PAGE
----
Passover in 2017 / 5776
My Personal Passover
Passover passed several days ago, on April 18 at sundown. Eight days earlier, on Monday, April 10, it started.
Passover came freighted with emotion this year. No Rochelle Rubin, and no Hirsches, as our dear friend Bob was only two days gone. And we dined at my mom and Irwin’s home, and used my grandmother’s china.
Sadness aside, our Seder offered its moments. We welcome strangers at Passover: Tucson newbies joined us, as well as close friends for whom Passover represents a cross-cultural opportunity. (With respect for Biblical dictates, “new friends” feels more positive and uplifting than “strangers.”)
There were also flat out misses. We had to kindle the Passover lights in our imaginations, for I managed to forget candles. No grape juice for the young ‘un. Horseradish sauce, as I left the real stuff in my fridge at home.
I also surely sent my mom into a tizzy, wherever she is, as I did what I’d wanted to do for many years: serve a dairy meal.* We started with gefilte fish. Different? Yes, as we served the stuff on the left, eschewing the gray, bottled matter on the right.
Then, matzo ball soup in a fish and tomato broth. Tasty.
Then, a halibut main course (or, as one guest noted, a second fish course), with asparagus, a noodle and cheese kugel, and brisket. (Beef brisket? Yes, for even a dairy seder can’t totally ignore tradition.)
On many occasions my mom said “people like it the regular way”—which meant “her way”—when I wanted to try something new. Wise woman! As Irwin said, dryly and kindly: “You did it.” Which means, in the kindest way, stick the regular way. Gefilte fish aside, for people did really like it.
Passover in the Future
Passover also provided an opportunity for thinking about the state of Judaism. I read Is Passover Broken Beyond Repair?, written by J.J. Goldberg for The Forward, a couple of weeks ago. Mr. Goldberg adopts as a thesis that Jews in America focus on two themes in connection with Passover: “recount[ing] the suffering and persistence of Jews in a hostile world, from ancient Egypt up to modern times and, we assume, into the future,” and “expressing solidarity with victims of modern-day oppression by linking our people’s historic suffering with injustices done to others today.”
Mr. Goldberg’s deserves anyone’s attention. He has a definite viewpoint, suggesting with some ambiguity that those who focus on the latter theme—liberal Jews in America—have turned Palestinians into ancient Jews, and Israel into pharaonic Egypt. Ambiguity? Here’s how Mr. Goldberg ends his essay:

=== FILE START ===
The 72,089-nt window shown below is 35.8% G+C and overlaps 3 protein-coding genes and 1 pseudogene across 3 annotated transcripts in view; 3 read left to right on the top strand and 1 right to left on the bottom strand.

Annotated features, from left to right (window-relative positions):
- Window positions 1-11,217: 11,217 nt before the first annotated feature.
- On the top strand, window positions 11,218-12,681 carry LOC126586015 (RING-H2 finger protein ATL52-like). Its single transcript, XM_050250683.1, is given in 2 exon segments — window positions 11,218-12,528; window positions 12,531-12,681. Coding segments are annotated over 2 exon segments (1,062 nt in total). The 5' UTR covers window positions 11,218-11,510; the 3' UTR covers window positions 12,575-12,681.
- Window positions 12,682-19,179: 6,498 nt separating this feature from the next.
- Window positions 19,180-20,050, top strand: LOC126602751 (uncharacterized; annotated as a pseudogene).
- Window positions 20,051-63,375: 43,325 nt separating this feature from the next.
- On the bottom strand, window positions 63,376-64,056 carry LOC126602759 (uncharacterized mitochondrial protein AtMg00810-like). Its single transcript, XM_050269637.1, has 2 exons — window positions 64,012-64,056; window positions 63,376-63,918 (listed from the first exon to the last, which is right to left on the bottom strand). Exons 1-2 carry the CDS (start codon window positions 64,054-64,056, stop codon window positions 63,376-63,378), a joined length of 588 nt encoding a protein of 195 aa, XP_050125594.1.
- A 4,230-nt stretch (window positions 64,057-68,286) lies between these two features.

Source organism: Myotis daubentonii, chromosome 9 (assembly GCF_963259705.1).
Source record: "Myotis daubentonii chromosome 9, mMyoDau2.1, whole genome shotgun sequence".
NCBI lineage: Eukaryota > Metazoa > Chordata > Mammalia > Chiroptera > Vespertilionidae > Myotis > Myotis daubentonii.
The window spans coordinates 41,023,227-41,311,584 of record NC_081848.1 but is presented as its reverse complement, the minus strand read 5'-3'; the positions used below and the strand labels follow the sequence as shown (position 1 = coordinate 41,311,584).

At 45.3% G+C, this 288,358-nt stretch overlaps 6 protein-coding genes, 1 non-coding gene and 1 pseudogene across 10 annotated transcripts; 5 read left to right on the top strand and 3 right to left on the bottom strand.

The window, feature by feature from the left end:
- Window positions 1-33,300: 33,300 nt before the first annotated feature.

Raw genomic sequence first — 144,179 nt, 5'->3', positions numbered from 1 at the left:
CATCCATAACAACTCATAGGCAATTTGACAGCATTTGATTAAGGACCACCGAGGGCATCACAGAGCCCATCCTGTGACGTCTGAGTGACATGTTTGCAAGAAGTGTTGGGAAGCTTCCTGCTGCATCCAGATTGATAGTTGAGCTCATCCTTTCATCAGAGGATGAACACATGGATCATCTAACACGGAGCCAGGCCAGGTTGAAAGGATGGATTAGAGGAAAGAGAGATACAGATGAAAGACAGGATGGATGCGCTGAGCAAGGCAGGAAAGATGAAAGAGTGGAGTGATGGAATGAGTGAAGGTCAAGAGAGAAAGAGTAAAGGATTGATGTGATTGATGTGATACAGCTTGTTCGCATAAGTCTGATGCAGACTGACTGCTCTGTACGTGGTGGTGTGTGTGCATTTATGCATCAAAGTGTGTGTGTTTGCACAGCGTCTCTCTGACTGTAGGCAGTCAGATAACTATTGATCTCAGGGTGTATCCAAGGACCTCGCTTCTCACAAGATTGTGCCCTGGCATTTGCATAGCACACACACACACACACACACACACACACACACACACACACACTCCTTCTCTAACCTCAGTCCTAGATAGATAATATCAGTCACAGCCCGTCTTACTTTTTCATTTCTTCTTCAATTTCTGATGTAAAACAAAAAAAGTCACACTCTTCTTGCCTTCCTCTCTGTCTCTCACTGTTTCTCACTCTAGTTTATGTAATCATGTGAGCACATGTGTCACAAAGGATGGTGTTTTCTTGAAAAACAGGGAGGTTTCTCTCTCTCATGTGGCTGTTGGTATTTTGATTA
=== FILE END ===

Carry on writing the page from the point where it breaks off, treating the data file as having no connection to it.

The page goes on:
Some might see the analogy as a tad overdone. Certainly the Palestinians suffer under Israeli military rule. But it’s not the agony of Syria or Congo, and it’s not the suffering of the Hebrew slaves in Egypt.
In a way, though, the strength of the historical comparison is beside the point. Every analogy is imperfect. If juxtaposing our ancestors with modern-day victims helps draw our attention to injustices around us, that’s for good.
I don’t know on which side Mr. Goldberg comes down, and if he sees the world “gray,” good on him. I know, though, that the status quo in the Middle East can’t last. Demographics and history say so. Birth rates among Palestinians exceed rates for Jews, and even Orthodox Jews with large families don’t change the numbers. Further, no democracy has ever maintained control over others, indefinitely. Colonial powers, including Britain in India, France in Southeast Asia, and many European nations in Africa, failed. So did the whites in South Africa and other nearby nations. Jews may be the Chosen People, but I’m pretty sure that appellation does not stand for maintaining control over others, indefinitely.
Nothing suggests any interest in wise solutions in the Middle East—or, for that matter, anywhere else in the world—right now. The Id rules, with feelings trumping thinking at every turn. More’s the pity, to the nth power, and we ought to be wondering just exactly how relevant Next Year in Jerusalem—the phrase which ends the Passover service—will be in coming years.
*Observant Jews do not mix milk and meat. I don’t concern myself with that directive on most days, but not mixing at Passover has always like a worthy objective.
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